#2 is okay, MTSF, MA

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dbhguru
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#2 is okay, MTSF, MA

Post by dbhguru » Sat Nov 03, 2012 10:18 am

NTS,

No sure what I'd encounter in the post Sandy world, I went to the Elders Grove yesterday to check on Saheda, Tecumseh, and the other big pines growing in the stand along the Deerfield River. I took my TruPulse 360, tripod, and other equipment. The first image is of Saheda's crown as seen from the Florida Bridge. The highest part of the crown is visible any clearly on the uphill side.
MTSF-Saheda-3l.jpg
I was alone yesterday, so I used my notebook to provide an idea of scale. Saheda's girth is 11.8 feet at 4.5 feet above mid-slope.
MTSF-Saheda-2k.jpg
The next image shows the candle that registers as the highest point. Pre-sandy in September, I got 167.5 feet for this sprig. I can now only justify 167.1 feet. So going into the winter, that is the height of New England's second tallest tree confirmed by more exacting measurement methods. I am relieved.
MTSF-Saheda-4a.jpg
And now a peek up the trunk. It is a long way to the top, and Will Blozan can confirm, having climbed this magnificent tree twice.
MTSF-Saheda-1j.jpg
Why do I keep measuring these pines? Well, obviously I enjoy measuring them, but from repeated measurement exercises, I'm able to get a feel for the distribution of values one can expect using different instruments in different lighting conditions and from different vantage points. What actual range of heights can I expect measuring the same top over, say 10 visits? Patterns are important. For example, I've long known that my TruPulse can miss the tip of a tuff of foliage if the background is a bright blue sky. LTI warns of this, and the warning is valid. In addition, I can shoot the top of a particular tree with both the TruPulse and the Nikon Prostaff 440 and over several measuring episodes see if the adjustment factor that I commonly apply to the Nikon holds up. Basically, if I subtract one foot from the most prevalent Nikon distance to the target, I almost always get agreement with the most distant TruPulse reading. The Nikon still shoots through clutter far better than the TruPulse, so it remains invaluable to me. However, the TruPulse is my most accurate instrument, and if I succeed in getting a sufficient number of repeat returns from a change-over reading on the display, moving backward, I can subtract off 0.25 feet from that reading and be within an average of 1 inch from the target. It doesn't get much better than that.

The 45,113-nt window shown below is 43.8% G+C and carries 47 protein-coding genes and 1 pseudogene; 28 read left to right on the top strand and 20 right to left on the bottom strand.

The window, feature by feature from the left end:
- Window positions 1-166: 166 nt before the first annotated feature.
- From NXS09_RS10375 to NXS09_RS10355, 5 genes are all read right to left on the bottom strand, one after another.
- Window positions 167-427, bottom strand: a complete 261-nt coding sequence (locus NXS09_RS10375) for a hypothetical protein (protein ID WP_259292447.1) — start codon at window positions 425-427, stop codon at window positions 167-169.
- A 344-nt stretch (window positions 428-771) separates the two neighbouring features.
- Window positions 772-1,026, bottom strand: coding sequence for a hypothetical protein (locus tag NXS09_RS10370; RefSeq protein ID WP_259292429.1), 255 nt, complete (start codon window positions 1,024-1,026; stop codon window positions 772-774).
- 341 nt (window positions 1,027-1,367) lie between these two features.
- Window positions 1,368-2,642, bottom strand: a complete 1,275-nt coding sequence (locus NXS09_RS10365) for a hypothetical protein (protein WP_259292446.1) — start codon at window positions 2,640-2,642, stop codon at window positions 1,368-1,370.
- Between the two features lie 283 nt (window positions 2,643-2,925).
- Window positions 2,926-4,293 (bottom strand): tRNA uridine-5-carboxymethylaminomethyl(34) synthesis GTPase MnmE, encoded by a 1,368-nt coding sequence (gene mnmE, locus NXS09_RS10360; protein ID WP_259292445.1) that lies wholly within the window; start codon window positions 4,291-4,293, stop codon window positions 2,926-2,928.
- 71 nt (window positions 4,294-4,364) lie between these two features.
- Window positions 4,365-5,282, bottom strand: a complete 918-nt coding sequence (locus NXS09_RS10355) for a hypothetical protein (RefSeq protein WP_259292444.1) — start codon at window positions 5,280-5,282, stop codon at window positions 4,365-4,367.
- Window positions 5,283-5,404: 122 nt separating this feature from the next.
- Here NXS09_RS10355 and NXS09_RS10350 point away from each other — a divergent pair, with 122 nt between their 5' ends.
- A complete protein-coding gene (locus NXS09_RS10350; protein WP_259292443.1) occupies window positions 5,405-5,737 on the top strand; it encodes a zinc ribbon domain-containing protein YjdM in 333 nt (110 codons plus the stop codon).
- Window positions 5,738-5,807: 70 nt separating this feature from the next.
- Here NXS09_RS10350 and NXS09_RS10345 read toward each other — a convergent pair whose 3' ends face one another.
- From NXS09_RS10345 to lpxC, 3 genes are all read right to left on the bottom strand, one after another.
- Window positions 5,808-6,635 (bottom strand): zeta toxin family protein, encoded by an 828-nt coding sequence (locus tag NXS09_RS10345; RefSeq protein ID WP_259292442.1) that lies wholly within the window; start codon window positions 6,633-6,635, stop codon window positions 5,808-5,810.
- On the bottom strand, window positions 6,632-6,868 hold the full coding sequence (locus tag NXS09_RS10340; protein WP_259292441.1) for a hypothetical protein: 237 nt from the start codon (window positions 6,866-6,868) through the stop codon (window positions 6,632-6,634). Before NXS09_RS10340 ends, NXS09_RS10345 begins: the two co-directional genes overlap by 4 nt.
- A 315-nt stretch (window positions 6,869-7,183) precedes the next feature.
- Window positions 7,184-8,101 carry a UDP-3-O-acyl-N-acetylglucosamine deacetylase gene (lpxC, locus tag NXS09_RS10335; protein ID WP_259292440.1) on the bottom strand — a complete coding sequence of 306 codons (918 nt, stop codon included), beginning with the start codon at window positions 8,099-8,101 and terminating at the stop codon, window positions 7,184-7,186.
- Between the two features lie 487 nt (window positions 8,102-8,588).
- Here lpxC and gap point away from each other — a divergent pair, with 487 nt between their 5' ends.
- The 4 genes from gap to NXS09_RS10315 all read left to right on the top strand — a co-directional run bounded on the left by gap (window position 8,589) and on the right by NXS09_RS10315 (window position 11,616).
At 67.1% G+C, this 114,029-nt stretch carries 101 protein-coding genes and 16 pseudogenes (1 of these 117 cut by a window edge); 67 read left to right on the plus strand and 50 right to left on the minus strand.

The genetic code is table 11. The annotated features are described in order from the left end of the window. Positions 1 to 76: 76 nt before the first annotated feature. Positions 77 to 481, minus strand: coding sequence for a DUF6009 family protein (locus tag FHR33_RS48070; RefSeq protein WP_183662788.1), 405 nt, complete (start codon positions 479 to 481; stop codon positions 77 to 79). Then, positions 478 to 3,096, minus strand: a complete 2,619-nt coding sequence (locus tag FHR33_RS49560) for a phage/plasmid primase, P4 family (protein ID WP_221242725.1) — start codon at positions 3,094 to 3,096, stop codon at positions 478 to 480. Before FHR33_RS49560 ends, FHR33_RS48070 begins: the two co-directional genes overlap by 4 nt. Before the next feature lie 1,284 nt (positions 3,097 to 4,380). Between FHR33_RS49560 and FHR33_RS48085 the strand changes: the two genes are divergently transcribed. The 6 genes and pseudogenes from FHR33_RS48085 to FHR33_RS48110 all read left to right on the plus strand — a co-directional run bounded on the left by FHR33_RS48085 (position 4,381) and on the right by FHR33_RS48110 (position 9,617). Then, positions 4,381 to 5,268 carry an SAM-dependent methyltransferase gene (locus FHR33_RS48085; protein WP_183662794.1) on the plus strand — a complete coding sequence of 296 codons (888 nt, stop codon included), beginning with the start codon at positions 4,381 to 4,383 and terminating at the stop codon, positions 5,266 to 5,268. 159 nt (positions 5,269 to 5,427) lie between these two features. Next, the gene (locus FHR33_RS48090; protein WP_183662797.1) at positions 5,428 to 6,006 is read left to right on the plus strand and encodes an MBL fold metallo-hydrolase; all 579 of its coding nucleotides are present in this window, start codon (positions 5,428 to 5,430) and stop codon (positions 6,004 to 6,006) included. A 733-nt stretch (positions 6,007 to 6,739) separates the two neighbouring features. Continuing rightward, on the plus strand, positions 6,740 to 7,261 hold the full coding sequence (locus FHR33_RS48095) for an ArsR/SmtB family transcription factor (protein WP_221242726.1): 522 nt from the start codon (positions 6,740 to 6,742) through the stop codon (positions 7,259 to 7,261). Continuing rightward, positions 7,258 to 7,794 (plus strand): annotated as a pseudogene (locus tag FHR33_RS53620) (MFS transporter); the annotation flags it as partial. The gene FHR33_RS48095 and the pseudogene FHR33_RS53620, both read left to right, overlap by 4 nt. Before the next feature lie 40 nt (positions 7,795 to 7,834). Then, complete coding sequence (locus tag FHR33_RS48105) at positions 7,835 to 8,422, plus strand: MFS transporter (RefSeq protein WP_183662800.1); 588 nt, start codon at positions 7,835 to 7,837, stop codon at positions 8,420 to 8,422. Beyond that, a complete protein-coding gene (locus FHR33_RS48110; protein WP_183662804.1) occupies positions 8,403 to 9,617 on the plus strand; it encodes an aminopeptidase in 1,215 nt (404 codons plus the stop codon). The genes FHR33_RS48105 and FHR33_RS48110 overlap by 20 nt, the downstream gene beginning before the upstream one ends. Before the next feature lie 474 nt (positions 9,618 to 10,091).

Continuing to report these individual measurements to the official sources, big tree hunters, and environmental organizations has a positive impact that increases over time. Make no mistake, it is an indirect challenge by me to others who would mis-measure the great trees and report the results. I do not intend to see the best that New England has to offer obscured by mis-measurements from whatever the sources.

I am pleased to report that perseverance has paid off. MTSF officials and others in DCR refer to the champion pines by name and show an obvious sense of pride in the trees, realizing that they have direct custodianship over a truly remarkable resource. I am truly appreciative, and intend to continue building on what has been a solid relationship from the beginning. One area in which I'm probably a little too outspoken is when sites are portrayed by others as exceptional when they are not. Case and point is the forests on the Quabbin Reservoir. There is nothing exceptional about them, yet Quabbin managers present them as woodlands to showcase. I'd be embarrassed to invite others to come from afar to visit the Quabbin forests, as though they were worth traveling any distance to see. On the other hand, I would never hesitate to recommend Mohawk or Monroe. The next step is to get the Mohawk identified as a national natural landmark, as is the Forest Cathedral in Cook Forest State Park, PA. BTW, the next edition of American Forests will showcase Cook and Mohawk.

Next week, I'll return to Marsh-Billings-Rockefeller National Historical Park to continue the documentation there for the Park people. On the way back, Monica and I will stop at a private Claremont, NH property to re-measure the best of New England's other super white pine site. There is at least a possibility of equaling the height of the Jake Swamp pine in the Claremont site. If it happens, it happens. There are at least three 160-footers in the stand, and probably more. So far my best height is 166.2 feet. A second pine is 164.7 feet, or at least was. But it is a tricky proposition to work there. Part of the family that owns the property would be happy seeing the big pines turned into matchsticks. Very touchy situation. I'm sworn to silence on the details, so I can only report numbers without identifying the property owners or exact location of the trees.

Bob
Robert T. Leverett
Co-founder, Native Native Tree Society
Co-founder and President
Friends of Mohawk Trail State Forest
Co-founder, National Cadre

Joe

Re: #2 is okay, MTSF, MA

Post by Joe » Sat Nov 03, 2012 10:47 am

Why do I keep measuring these pines?
'cause you really, really, really dig big trees and ancient forests?

'cause you know that accurate measuring of trees is important/esssential knowledge for mankind?

'cause the technical challenge of using the measuring tools stimulates the engineer in you?

Joe

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Larry Tucei
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Re: #2 is okay, MTSF, MA

Post by Larry Tucei » Sat Nov 03, 2012 9:03 pm

Bob, Good to hear all your trees had little impact from Sandy. You are inspiring to us all and have made many people take notice of these great trees. You are a measuring machine!!! Larry

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